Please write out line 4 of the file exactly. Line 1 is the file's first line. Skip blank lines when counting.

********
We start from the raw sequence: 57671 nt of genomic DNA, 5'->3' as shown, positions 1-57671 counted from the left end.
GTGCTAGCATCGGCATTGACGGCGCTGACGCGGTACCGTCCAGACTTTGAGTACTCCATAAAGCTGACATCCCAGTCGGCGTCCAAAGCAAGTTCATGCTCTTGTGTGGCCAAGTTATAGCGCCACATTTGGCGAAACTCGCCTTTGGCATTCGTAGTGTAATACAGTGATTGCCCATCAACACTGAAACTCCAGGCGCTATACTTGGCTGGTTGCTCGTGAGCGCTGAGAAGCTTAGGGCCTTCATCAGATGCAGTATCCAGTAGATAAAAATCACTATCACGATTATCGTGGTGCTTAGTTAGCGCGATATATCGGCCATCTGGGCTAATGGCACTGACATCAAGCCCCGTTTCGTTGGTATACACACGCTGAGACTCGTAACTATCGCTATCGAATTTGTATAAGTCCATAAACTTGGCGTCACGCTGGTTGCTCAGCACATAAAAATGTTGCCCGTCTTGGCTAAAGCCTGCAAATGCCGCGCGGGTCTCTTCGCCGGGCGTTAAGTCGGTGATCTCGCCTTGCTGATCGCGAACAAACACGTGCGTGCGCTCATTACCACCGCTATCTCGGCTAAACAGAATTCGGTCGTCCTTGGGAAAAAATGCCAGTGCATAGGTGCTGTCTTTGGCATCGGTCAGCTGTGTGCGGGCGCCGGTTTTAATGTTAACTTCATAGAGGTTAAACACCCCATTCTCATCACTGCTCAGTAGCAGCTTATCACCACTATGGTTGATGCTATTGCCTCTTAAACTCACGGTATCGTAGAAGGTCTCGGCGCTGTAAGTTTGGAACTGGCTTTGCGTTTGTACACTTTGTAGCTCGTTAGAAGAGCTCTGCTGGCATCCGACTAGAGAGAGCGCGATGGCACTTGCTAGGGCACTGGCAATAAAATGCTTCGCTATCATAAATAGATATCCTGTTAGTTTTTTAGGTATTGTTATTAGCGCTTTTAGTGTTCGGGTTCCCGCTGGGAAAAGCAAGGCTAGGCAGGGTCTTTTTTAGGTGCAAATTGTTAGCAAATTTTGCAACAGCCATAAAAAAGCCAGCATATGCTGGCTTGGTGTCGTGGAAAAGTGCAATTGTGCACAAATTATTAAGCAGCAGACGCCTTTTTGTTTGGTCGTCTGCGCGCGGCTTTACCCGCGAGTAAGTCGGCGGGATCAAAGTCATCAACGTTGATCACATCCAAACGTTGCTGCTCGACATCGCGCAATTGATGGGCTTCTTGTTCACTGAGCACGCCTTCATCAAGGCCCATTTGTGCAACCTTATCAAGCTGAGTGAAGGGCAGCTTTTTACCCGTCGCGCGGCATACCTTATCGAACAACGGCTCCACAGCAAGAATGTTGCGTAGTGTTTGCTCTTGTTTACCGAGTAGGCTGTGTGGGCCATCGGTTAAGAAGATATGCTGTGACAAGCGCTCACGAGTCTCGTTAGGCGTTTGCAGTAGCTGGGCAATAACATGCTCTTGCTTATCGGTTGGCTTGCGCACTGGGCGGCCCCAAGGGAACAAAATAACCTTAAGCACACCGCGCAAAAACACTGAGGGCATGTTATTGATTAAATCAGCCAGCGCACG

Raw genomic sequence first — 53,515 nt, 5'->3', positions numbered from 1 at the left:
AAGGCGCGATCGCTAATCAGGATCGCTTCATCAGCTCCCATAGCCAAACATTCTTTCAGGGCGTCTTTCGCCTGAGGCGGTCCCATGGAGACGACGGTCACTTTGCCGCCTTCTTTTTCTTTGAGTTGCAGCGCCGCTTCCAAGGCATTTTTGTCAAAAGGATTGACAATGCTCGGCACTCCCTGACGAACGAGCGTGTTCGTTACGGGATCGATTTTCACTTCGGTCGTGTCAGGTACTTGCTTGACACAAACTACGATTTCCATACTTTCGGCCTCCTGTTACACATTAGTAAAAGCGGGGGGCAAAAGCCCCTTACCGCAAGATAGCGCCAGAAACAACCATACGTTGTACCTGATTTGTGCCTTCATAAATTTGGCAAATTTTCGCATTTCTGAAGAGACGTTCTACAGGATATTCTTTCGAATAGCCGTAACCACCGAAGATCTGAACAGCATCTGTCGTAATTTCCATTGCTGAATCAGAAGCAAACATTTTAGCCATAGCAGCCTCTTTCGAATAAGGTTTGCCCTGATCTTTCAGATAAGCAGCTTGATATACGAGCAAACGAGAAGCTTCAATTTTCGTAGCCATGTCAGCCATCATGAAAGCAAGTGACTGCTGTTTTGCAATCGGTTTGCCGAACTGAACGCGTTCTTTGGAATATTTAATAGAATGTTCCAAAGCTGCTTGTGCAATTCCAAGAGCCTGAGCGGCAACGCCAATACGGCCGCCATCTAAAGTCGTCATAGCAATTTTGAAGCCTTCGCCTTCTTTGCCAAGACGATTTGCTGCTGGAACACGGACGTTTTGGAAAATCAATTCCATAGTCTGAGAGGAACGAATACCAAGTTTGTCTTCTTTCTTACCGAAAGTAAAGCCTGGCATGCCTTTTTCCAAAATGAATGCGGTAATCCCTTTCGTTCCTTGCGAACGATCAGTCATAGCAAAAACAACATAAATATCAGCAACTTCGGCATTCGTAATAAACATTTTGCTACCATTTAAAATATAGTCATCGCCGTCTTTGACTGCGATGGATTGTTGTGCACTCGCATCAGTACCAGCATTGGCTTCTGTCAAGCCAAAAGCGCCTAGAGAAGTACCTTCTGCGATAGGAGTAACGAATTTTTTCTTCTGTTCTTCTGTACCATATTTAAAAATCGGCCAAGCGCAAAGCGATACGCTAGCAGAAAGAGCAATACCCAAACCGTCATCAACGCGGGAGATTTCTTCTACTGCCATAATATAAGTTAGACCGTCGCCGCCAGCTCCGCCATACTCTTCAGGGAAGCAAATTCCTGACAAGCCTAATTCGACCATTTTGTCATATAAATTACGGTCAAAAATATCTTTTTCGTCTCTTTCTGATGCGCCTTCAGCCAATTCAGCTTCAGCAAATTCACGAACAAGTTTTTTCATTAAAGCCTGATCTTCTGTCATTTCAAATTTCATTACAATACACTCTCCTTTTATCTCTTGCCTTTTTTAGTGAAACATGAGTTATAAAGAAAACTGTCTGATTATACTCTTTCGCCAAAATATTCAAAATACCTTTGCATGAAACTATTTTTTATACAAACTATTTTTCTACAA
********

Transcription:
AAGGCGCGATCGCTAATCAGGATCGCTTCATCAGCTCCCATAGCCAAACATTCTTTCAGGGCGTCTTTCGCCTGAGGCGGTCCCATGGAGACGACGGTCACTTTGCCGCCTTCTTTTTCTTTGAGTTGCAGCGCCGCTTCCAAGGCATTTTTGTCAAAAGGATTGACAATGCTCGGCACTCCCTGACGAACGAGCGTGTTCGTTACGGGATCGATTTTCACTTCGGTCGTGTCAGGTACTTGCTTGACACAAACTACGATTTCCATACTTTCGGCCTCCTGTTACACATTAGTAAAAGCGGGGGGCAAAAGCCCCTTACCGCAAGATAGCGCCAGAAACAACCATACGTTGTACCTGATTTGTGCCTTCATAAATTTGGCAAATTTTCGCATTTCTGAAGAGACGTTCTACAGGATATTCTTTCGAATAGCCGTAACCACCGAAGATCTGAACAGCATCTGTCGTAATTTCCATTGCTGAATCAGAAGCAAACATTTTAGCCATAGCAGCCTCTTTCGAATAAGGTTTGCCCTGATCTTTCAGATAAGCAGCTTGATATACGAGCAAACGAGAAGCTTCAATTTTCGTAGCCATGTCAGCCATCATGAAAGCAAGTGACTGCTGTTTTGCAATCGGTTTGCCGAACTGAACGCGTTCTTTGGAATATTTAATAGAATGTTCCAAAGCTGCTTGTGCAATTCCAAGAGCCTGAGCGGCAACGCCAATACGGCCGCCATCTAAAGTCGTCATAGCAATTTTGAAGCCTTCGCCTTCTTTGCCAAGACGATTTGCTGCTGGAACACGGACGTTTTGGAAAATCAATTCCATAGTCTGAGAGGAACGAATACCAAGTTTGTCTTCTTTCTTACCGAAAGTAAAGCCTGGCATGCCTTTTTCCAAAATGAATGCGGTAATCCCTTTCGTTCCTTGCGAACGATCAGTCATAGCAAAAACAACATAAATATCAGCAACTTCGGCATTCGTAATAAACATTTTGCTACCATTTAAAATATAGTCATCGCCGTCTTTGACTGCGATGGATTGTTGTGCACTCGCATCAGTACCAGCATTGGCTTCTGTCAAGCCAAAAGCGCCTAGAGAAGTACCTTCTGCGATAGGAGTAACGAATTTTTTCTTCTGTTCTTCTGTACCATATTTAAAAATCGGCCAAGCGCAAAGCGATACGCTAGCAGAAAGAGCAATACCCAAACCGTCATCAACGCGGGAGATTTCTTCTACTGCCATAATATAAGTTAGACCGTCGCCGCCAGCTCCGCCATACTCTTCAGGGAAGCAAATTCCTGACAAGCCTAATTCGACCATTTTGTCATATAAATTACGGTCAAAAATATCTTTTTCGTCTCTTTCTGATGCGCCTTCAGCCAATTCAGCTTCAGCAAATTCACGAACAAGTTTTTTCATTAAAGCCTGATCTTCTGTCATTTCAAATTTCATTACAATACACTCTCCTTTTATCTCTTGCCTTTTTTAGTGAAACATGAGTTATAAAGAAAACTGTCTGATTATACTCTTTCGCCAAAATATTCAAAATACCTTTGCATGAAACTATTTTTTATACAAACTATTTTTCTACAA